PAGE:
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Last-minute Senate bill to alter Everglades restoration slammed

Selbe B
Flickr / Creative Commons
A last-minute Senate bill allowing agriculture to manage the water level in Lake Okeechobee is meeting strong resistance from environmentalists and Florida Gov. Ron DeSantis.

Large amounts of nutrient-rich water released from Lake Okeechobee could once again flow down the Caloosahatchee River if a last-minute Florida Senate bill becomes law.

The bill, SB 2508, effectively returns control of Lake Okeechobee’s water management to agricultural interests. It was filed by the Republican-led Senate Appropriations Committee on Wednesday and whisked onto the Senate’s calendar for debate Thursday, Feb. 17.

In addition to ceding Lake O's water management to South Florida’s farming needs, critics of the bill say it would jeopardize water quality, lower water quantity in the Everglades, and threaten the viability for the Everglades Agricultural Area (EAA) reservoir. That complex is designed to store and clean nearly 65 percent of the water that would otherwise be sent into the Caloosahatchee and St. Lucie rivers.

It surprised and angered not just environmentalists but Florida's Republican Gov. Ron DeSantis.

“Rather than advancing legislation seeking to affect a major change in policy, SB 2508 is being rammed through the budget process, short-circuiting public engagement and leaving affected agencies in the dark,” DeSantis wrote in a statement. “I have been a champion for Everglades restoration and oppose any measure that derails progress on reducing harmful discharges and sending more water to the Everglades. Moreover, I reject any attempt to deprioritize the EAA Reservoir project south of Lake Okeechobee.”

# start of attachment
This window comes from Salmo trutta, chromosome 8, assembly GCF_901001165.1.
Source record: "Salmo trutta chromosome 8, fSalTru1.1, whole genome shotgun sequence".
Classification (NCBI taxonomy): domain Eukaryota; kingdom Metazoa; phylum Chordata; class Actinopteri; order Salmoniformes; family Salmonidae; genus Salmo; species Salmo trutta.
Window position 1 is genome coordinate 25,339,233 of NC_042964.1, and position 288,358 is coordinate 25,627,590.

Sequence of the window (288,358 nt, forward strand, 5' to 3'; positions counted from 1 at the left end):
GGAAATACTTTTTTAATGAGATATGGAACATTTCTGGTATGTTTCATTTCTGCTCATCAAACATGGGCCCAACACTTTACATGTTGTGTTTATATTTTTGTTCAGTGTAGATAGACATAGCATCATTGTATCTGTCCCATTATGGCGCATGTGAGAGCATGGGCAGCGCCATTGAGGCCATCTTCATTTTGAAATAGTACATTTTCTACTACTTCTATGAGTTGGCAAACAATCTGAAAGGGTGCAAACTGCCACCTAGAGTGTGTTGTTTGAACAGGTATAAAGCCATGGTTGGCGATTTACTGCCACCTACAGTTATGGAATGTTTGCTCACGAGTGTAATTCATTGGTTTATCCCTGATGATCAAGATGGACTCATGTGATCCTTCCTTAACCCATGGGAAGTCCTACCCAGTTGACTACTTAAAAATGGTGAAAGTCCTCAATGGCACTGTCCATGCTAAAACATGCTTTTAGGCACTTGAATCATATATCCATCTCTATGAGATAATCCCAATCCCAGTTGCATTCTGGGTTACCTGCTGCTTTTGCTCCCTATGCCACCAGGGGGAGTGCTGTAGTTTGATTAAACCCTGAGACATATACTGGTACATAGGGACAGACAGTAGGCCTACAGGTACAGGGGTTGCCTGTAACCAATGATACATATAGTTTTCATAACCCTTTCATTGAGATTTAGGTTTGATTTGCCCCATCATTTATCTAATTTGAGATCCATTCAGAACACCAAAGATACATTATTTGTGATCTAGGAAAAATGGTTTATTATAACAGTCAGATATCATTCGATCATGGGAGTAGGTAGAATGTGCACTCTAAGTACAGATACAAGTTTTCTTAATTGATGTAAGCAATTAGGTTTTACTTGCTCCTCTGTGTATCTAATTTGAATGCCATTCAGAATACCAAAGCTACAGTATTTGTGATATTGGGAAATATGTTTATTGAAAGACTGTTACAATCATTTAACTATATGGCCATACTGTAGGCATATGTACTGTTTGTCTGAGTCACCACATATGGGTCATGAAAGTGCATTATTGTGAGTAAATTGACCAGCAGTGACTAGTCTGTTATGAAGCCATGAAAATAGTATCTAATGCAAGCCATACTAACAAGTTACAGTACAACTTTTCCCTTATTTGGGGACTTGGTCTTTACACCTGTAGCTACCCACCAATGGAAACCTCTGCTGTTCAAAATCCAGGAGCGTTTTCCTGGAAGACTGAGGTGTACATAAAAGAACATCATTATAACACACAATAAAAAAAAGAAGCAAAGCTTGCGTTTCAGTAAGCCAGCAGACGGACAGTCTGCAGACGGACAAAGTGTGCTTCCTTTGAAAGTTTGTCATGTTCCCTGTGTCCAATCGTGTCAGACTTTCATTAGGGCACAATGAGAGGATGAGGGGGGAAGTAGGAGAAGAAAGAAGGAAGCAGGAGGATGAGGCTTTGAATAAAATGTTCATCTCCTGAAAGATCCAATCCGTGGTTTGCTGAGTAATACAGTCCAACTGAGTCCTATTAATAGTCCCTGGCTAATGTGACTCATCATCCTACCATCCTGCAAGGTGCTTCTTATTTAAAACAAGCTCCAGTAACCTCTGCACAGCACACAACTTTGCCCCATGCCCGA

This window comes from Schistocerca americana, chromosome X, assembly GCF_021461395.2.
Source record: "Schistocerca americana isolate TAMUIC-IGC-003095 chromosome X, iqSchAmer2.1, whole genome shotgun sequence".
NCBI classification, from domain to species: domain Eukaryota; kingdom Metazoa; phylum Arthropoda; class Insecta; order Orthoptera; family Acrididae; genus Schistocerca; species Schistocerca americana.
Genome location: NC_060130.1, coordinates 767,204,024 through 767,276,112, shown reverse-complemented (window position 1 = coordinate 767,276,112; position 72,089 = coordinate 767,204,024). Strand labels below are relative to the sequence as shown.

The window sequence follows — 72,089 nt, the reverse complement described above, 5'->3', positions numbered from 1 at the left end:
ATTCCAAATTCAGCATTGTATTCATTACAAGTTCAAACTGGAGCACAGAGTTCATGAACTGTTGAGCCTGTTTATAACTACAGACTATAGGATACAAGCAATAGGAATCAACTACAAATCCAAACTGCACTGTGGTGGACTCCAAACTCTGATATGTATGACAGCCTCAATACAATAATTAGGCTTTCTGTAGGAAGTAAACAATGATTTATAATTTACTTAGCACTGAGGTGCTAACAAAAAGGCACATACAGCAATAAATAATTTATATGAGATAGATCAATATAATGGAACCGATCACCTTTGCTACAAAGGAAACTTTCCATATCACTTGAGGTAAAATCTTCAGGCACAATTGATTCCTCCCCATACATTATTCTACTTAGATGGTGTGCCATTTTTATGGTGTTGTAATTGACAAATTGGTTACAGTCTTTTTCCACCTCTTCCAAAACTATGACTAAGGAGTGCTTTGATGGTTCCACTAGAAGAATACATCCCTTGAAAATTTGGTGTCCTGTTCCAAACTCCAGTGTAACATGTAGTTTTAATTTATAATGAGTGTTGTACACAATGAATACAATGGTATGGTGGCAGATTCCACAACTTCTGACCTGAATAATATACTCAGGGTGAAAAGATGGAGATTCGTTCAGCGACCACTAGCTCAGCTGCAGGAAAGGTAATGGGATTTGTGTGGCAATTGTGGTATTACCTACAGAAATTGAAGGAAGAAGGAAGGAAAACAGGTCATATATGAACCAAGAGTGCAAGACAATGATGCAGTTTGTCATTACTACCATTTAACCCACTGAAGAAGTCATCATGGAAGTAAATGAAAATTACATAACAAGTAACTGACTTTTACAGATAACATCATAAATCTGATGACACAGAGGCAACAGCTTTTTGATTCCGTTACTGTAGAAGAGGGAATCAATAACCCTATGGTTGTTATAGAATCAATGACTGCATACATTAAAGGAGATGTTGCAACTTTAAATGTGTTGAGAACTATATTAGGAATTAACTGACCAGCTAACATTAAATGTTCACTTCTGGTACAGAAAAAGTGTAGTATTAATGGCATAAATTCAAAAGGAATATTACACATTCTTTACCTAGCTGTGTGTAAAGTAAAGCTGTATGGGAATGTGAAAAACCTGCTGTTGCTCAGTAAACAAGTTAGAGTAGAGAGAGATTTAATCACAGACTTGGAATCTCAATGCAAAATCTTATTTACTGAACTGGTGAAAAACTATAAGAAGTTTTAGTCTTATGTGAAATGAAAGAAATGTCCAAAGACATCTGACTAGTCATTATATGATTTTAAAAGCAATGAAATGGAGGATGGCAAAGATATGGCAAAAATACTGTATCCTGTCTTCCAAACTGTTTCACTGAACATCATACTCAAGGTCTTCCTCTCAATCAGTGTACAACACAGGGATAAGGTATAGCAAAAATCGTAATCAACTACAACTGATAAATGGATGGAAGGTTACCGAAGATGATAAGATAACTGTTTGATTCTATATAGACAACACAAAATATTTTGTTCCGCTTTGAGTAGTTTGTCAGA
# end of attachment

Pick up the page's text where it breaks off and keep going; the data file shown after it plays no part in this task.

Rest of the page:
When water from Lake Okeechobee, polluted with excess nutrients from farming, has been released into the Caloosahatchee River in the past decade, it has been blamed for large algal blooms that have killed hundreds of tons of sea life, fouling the river with noxious blue-green algae, ruining tourism in the area, and depressing property values by up to $1 billion.

In 2018, things got so bad after water releases from Lake Okeechobee, due to high water levels after a spate of brush-by hurricanes, that several states of emergency were declared due to a blue-green algae outbreak on the river followed by a massive red tide in the Gulf of Mexico. At one point the blue-green algae and the red tide converged at the mouth of the river and created a kill zone for nearly everything in the water.

Sanibel-Captiva Conservation Foundation CEO James Evans is quite opposed to any changes to the plans to increase water quality and water quantity in the Everglades, details that have been hashed out for years in meetings, environmental symposiums, and by cooperation between local, state and federal environmental agencies involved in the ‘glades restoration.

“They are doing this in favor of agriculture at the expense of coastal communities, estuaries, the Caloosahatchee and the Everglades," Evans said. “It is something we absolutely need to stand up against.”

Evans is concerned that if the Senate’s effort becomes law residents along the Caloosahatchee might see a repeat of 2018.

Florida Senate President Wilton Simpson (R-Trilby) said in a statement that the Senate bill will not change anything.

“Our Senate bill does not in any way reverse or hinder Everglades restoration and is entirely consistent with current policy,” Trilby wrote. “Floridians have invested billions of their hard-earned dollars in environmental restoration and this Senate is going to safeguard that investment.”

Evans, who leads the SCCF, does not see it the same way.

“The coastal communities cannot be sacrificed for the agricultural water supply,” Evans said. “It’s important that we all have water, but it can’t be at the expense of anybody’s quality of life.

“This is simply unacceptable.”

Environmental reporting for WGCU is funded in part by VoLo Foundation, accelerating change and global impact by supporting science-based climate solutions, enhancing education, and improving health.